Edie Windsor Vs. DOMA
By Jerry Portwood
You might have first learned of Edie Windsor, 83, in the documentary, Edie & Thea: A Very Long Engagement. Or perhaps you remember Edie from the Out story in 2011. The love story explains how Edie met Thea Spyer in 1965, and the couple finally married in Toronto in 2007. But after Thea's death in 2009, Windsor suffered a $350,000 penalty in federal estate taxes that would have been avoided if they were a heterosexual couple.
No matter what, you should remember that Edie Windsor filed a lawsuit in November 2010, with the aid of the ACLU, challenging the constitutionality of the Defense of Marriage Act (DOMA), which defines marriage as a legal union between one man and one woman as husband and wife. And now her case is picking up more steam.
On June 6, the U.S. District Court for the Southern District of New York sided with Windsor. As HuffPo reports, "This week, her lawyers filed a petition asking the Supreme Court to take her case and let her skip what would be the usual next step of going before the U.S. Court of Appeals for the 2nd Circuit." On June 13, Windsor filed a motion to expedite that appeal.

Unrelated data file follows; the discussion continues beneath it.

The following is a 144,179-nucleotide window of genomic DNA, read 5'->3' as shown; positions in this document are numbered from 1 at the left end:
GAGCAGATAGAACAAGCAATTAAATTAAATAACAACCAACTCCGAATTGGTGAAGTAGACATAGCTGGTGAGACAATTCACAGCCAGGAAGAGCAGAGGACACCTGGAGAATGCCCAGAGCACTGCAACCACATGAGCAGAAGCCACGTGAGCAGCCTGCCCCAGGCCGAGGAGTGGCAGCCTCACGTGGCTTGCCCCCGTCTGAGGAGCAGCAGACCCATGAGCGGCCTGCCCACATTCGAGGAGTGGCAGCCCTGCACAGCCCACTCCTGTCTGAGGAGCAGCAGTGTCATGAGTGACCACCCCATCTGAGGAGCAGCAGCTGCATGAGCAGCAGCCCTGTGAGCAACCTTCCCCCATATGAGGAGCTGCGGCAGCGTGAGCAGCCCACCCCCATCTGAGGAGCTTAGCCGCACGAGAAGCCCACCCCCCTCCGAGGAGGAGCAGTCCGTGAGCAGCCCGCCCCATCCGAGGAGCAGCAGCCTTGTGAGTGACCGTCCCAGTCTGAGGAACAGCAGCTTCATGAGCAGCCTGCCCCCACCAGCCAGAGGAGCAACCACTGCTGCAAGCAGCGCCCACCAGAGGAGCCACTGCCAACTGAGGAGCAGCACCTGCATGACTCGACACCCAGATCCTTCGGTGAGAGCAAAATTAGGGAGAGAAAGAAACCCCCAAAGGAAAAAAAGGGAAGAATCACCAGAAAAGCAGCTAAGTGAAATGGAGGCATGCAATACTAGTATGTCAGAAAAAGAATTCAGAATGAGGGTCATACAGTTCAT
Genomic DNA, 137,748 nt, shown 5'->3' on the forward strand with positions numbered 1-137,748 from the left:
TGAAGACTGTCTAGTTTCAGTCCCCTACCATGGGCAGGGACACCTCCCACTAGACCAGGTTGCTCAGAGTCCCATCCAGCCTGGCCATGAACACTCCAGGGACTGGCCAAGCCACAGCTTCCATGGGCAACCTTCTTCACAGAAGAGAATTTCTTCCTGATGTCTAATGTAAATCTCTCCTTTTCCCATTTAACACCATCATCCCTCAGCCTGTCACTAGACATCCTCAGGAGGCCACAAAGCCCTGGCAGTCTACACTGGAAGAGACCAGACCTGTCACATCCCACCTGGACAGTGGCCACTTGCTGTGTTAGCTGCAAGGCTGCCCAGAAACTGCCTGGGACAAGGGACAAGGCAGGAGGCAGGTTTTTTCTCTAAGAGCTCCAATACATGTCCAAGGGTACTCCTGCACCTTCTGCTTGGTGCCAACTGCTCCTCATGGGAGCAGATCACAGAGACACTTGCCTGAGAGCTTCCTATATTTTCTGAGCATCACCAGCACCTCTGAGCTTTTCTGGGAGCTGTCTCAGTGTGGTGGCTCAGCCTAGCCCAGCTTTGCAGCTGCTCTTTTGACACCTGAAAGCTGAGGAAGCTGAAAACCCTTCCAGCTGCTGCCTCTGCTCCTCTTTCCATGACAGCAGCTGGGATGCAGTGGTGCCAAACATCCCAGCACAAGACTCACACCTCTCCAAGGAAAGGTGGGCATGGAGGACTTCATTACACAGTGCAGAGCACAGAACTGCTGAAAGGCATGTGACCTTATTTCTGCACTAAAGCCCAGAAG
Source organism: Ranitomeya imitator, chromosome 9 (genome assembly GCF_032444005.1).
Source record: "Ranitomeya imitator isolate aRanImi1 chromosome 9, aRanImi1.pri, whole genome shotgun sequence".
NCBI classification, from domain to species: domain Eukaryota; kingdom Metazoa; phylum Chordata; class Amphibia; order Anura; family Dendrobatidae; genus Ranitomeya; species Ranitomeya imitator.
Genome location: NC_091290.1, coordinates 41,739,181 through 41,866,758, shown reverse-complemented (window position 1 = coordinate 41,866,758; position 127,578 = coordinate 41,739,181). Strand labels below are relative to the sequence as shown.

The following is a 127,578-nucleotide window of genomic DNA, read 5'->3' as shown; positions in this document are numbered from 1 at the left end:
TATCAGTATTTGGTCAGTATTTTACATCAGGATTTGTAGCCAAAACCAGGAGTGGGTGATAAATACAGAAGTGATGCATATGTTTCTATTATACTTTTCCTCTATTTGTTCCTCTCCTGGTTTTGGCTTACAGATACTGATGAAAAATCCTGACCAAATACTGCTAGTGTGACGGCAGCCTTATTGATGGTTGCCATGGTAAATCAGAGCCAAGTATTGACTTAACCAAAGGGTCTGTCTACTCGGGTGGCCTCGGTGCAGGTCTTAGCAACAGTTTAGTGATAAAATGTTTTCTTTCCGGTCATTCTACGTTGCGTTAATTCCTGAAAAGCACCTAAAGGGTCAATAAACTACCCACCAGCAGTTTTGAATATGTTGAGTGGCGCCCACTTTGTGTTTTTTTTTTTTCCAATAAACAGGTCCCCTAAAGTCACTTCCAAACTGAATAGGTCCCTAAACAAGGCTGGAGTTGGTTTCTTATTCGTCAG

On Monday Attorney Roberta Kaplan said, "Edie and Thea were together for more than four decades and truly lived the words 'in sickness and in health, until death do us part.' Solely because of DOMA, Edie had to pay more than $363,000 in federal estate tax, which is one of the most significant adverse impacts of DOMA. Edie, who just turned 83, suffers from a chronic heart condition. The constitutional injury inflicted on Edie should be remedied within her lifetime."
Windsor has said that the lawsuit has revived her reason to live after losing Spyer. "I was anguished about the money, but it was more about the indignation," Windsor said in a recent interview. "The government was not recognizing us, and we deserved recognition."
As the Supreme Court decides whether to accept to hear one of the DOMA challenges or the constitutionality of Prop 8, legal scholars think the DOMA challenges, such as Windsor's case, have a better chance since it asks a more narrow question of legality. For her sake, we hope Windsor's case is taken up before it's too late.